Coffee consumption and blood pressure: a randomized, crossover clinical trial

J Gen Intern Med. May-Jun 1990;5(3):211-3. doi: 10.1007/BF02600536.


Objective: To examine the effect of moderate coffee consumption on blood pressure over a prolonged period of time. Previous work in this area has used primarily purified caffeine.

Design: A prospective, randomized, crossover clinical trial.

Setting: A hypertension specialty outpatient clinic at the University of Tennessee, Memphis.

Patients: Healthy, young, white men who were moderate coffee drinkers (less than 6 cups/day) were recruited. Twenty-four subjects were randomized and 21 (average age 35.5 years) completed the trial.

Interventions: Subjects were randomized to one of two groups: Group A drank three or more cups of coffee/day for two months, then crossed over to abstaining from coffee for two months; group B abstained from coffee first, then crossed over to drinking coffee. Only filter-brewed coffee was used. Subjects were seen at monthly intervals for blood pressure measurements.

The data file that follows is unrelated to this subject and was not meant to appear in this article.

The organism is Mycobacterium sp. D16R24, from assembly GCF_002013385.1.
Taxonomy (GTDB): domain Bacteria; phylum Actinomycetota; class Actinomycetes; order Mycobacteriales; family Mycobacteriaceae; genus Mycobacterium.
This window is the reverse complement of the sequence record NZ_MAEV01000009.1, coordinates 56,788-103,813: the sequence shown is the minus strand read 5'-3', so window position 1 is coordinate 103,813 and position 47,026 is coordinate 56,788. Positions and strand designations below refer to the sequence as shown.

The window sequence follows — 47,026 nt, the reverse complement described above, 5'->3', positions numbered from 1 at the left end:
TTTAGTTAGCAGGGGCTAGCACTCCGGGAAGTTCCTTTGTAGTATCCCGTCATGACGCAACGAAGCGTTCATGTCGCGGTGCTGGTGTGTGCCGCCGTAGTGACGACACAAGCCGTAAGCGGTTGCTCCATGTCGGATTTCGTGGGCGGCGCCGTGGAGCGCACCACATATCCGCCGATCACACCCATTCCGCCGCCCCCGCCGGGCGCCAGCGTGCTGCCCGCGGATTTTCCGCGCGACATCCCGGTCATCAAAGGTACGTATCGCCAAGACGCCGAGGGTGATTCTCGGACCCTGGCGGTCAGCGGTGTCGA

Measurements and main results: The average coffee consumption was 3.6 cups/day during the coffee-drinking phases. There was no difference between the coffee-drinking phase and the abstention phase in either systolic blood pressure (110.1 mmHg vs. 108.0 mmHg, respectively; 95% CI of difference -7.3, 2.5) or diastolic blood pressure (67.2 mmHg vs. 69.6 mmHg, respectively; 95% CI of difference -2.2, 6.4).

Conclusions: Moderate daily consumption of coffee does not elevate blood pressure.

Publication types

  • Clinical Trial
  • Comparative Study
  • Randomized Controlled Trial
  • Research Support, Non-U.S. Gov't

MeSH terms

  • Adult
  • Blood Pressure / drug effects*
  • Coffee*
  • Humans
  • Male
  • Prospective Studies
  • Randomized Controlled Trials as Topic
  • Stimulation, Chemical
  • Time Factors


  • Coffee